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How can I keep my mom from losing her house?
February 20, 2006 8:33 AM   Subscribe

My mom is bad with money. She has asked me and my brother to help her with her financial situation, and my brother wants to have power over her financial accounts at her bank. She does not gamble or have drug problems, she just lives beyond her means and we can't stop her unless we have control of her assets which she has agreed to. She currently holds two known mortgages on the home and we want to be able to keep her from putting on any more against it.

I know this sounds unusual and we love her very much but if something doesn't happen she will lose her home which would be a fantastic loss (We have another brother who is mentally retarded and we feel it would be especially hard for him to cope with). My mom is a widow and relied on my dad to do all of the financial planning, and since his death my mom has been working full time while recieving aid from the government. She owes two months backpay to most bills. I will be meeting with a financial planner within the month, but how can (and should) we agree to move her assets over to another name to prevent future overspending? How does one begin such a process, and how much money should we expect to spend? When I want to look for a financial planner where should I go or look?

Once again, we have tried many times to have her help herself. It doesn't work. She lives beyond her means and this is something we have all agreed to do.
posted by Dean Keaton to Work & Money (24 answers total)
 
1. Don't do anything until you see a planner. Except, you might as well cut up all the credit cards right now. And redirect her mail to a PO box you control, so you get all the bills and can toss the credit card offers.
2. Look around locally for a Certified Financial Planner. Get references. Talk to a banker or an accountant. Don't go to any outfit that promises to fix your credit, etc.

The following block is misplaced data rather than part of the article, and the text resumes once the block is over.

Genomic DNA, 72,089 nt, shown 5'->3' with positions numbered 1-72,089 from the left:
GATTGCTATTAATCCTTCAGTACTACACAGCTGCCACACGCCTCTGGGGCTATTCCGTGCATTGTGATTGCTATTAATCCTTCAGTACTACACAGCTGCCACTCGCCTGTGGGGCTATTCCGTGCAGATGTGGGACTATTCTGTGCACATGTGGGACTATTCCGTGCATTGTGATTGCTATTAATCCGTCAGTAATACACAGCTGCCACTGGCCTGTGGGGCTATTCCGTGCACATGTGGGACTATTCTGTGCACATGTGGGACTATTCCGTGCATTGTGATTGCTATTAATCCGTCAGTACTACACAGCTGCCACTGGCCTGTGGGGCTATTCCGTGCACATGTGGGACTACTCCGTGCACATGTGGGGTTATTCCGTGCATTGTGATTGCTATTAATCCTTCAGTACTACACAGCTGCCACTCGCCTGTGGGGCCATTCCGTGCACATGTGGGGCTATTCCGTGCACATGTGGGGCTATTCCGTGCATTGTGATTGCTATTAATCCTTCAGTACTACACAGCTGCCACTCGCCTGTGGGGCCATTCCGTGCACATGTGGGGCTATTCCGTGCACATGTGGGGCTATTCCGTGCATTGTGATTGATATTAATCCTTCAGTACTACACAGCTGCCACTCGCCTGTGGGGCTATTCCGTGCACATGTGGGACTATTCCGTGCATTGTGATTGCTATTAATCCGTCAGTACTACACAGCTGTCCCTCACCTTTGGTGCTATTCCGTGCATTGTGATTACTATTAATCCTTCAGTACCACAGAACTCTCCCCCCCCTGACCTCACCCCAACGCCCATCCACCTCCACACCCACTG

3. With the planner you'll need to do a budget to see if it is even possible to get out of this. Bankruptcy should be avoided, but could be a necessity. (Two months arrears doesn't seem too bad, however.) Whatever the budget says, stick with it.
4. You won't be able to move assets like a house into anyone else's name, unless you pay off the mortgage.
5. See a lawyer also, and get a durable power of attorney drawn up, and then exercise it.
posted by beagle at 8:54 AM on February 20, 2006


Thank you, excellent answer.
posted by Dean Keaton at 9:05 AM on February 20, 2006


And redirect her mail to a PO box you control, so you get all the bills and can toss the credit card offers.

That's a great idea. Credit card and other offers will probably still make their way to her house, though, unless you make arrangements with the Post Office so that no mail, not even the junk "ATTN: Resident" mail, should go the house, but such arrangements can be made.

I'd also suggest signing yourself up for email notification/online bill paying for as many of her recurring bills as possible.
posted by Gator at 9:14 AM on February 20, 2006


As a possibly easier alternative to that last bit could you just get a lockable box at your mothers home? (With the keys held by you) Is she likely to intercept the mailman for CC offers?
posted by biffa at 9:25 AM on February 20, 2006


I'd also suggest signing yourself up for email notification/online bill paying for as many of her recurring bills as possible.

You should probably do it through a bank, rather then giving various billers all your account information to automaticaly withdrawl from.
posted by delmoi at 9:38 AM on February 20, 2006


I just meant sign up to pay all the bills and keep track of them online, rather than paper bills/mailaways; I'm not a fan of automatic withdrawals either.
posted by Gator at 9:41 AM on February 20, 2006


Also, what is the real problem causing her to live beyond her means? Is caring for your brother very stressful?
I think it is great for you to take care of the technical aspects of her situation but I would also look into getting her some help for whatever is causing her to do this.

Is this more of a compulsion or did she just make some bad decisions?
If it is compulsion then I just worry she will find a way around whatever barriers you set up. Or that once she is out of the clear she will revert to old behavior.

She may not have a substance abuse problem but continually living beyond your means despite understanding the consequences is still a serious problem. She needs to work on changing her behavior, not having you police her spending forever.

Good luck with helping her! She is very lucky to have you.